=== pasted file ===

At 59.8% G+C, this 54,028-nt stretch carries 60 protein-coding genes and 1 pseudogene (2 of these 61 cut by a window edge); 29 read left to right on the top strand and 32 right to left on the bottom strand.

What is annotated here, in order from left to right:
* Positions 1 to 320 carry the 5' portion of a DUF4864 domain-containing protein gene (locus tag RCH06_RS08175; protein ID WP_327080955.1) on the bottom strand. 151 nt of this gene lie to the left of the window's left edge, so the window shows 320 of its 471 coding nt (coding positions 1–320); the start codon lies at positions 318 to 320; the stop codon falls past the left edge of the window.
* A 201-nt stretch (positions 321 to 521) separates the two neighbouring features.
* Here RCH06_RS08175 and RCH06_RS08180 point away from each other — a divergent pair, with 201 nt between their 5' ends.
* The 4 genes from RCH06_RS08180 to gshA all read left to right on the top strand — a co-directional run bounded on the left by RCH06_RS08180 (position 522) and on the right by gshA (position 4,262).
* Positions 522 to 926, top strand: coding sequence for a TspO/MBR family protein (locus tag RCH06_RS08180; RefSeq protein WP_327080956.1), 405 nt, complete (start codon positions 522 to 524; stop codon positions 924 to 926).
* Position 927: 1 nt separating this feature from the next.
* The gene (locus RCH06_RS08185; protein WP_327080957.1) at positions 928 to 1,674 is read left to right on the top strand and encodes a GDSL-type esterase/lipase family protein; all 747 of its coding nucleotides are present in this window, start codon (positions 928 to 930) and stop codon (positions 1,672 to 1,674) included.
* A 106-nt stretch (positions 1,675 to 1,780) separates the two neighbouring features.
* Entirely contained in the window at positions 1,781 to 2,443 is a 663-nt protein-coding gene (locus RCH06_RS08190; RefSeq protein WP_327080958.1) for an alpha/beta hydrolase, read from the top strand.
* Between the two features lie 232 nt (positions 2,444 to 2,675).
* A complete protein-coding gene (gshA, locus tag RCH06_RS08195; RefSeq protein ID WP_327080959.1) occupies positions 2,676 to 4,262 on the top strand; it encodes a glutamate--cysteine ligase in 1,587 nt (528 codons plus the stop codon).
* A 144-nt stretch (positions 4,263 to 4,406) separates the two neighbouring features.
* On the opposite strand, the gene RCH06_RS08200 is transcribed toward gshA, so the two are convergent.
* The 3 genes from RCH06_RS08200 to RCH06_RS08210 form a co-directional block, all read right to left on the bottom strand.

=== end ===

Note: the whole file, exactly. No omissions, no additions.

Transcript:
At 59.8% G+C, this 54,028-nt stretch carries 60 protein-coding genes and 1 pseudogene (2 of these 61 cut by a window edge); 29 read left to right on the top strand and 32 right to left on the bottom strand.

What is annotated here, in order from left to right:
* Positions 1 to 320 carry the 5' portion of a DUF4864 domain-containing protein gene (locus tag RCH06_RS08175; protein ID WP_327080955.1) on the bottom strand. 151 nt of this gene lie to the left of the window's left edge, so the window shows 320 of its 471 coding nt (coding positions 1–320); the start codon lies at positions 318 to 320; the stop codon falls past the left edge of the window.
* A 201-nt stretch (positions 321 to 521) separates the two neighbouring features.
* Here RCH06_RS08175 and RCH06_RS08180 point away from each other — a divergent pair, with 201 nt between their 5' ends.
* The 4 genes from RCH06_RS08180 to gshA all read left to right on the top strand — a co-directional run bounded on the left by RCH06_RS08180 (position 522) and on the right by gshA (position 4,262).
* Positions 522 to 926, top strand: coding sequence for a TspO/MBR family protein (locus tag RCH06_RS08180; RefSeq protein WP_327080956.1), 405 nt, complete (start codon positions 522 to 524; stop codon positions 924 to 926).
* Position 927: 1 nt separating this feature from the next.
* The gene (locus RCH06_RS08185; protein WP_327080957.1) at positions 928 to 1,674 is read left to right on the top strand and encodes a GDSL-type esterase/lipase family protein; all 747 of its coding nucleotides are present in this window, start codon (positions 928 to 930) and stop codon (positions 1,672 to 1,674) included.
* A 106-nt stretch (positions 1,675 to 1,780) separates the two neighbouring features.
* Entirely contained in the window at positions 1,781 to 2,443 is a 663-nt protein-coding gene (locus RCH06_RS08190; RefSeq protein WP_327080958.1) for an alpha/beta hydrolase, read from the top strand.
* Between the two features lie 232 nt (positions 2,444 to 2,675).
* A complete protein-coding gene (gshA, locus tag RCH06_RS08195; RefSeq protein ID WP_327080959.1) occupies positions 2,676 to 4,262 on the top strand; it encodes a glutamate--cysteine ligase in 1,587 nt (528 codons plus the stop codon).
* A 144-nt stretch (positions 4,263 to 4,406) separates the two neighbouring features.
* On the opposite strand, the gene RCH06_RS08200 is transcribed toward gshA, so the two are convergent.
* The 3 genes from RCH06_RS08200 to RCH06_RS08210 form a co-directional block, all read right to left on the bottom strand.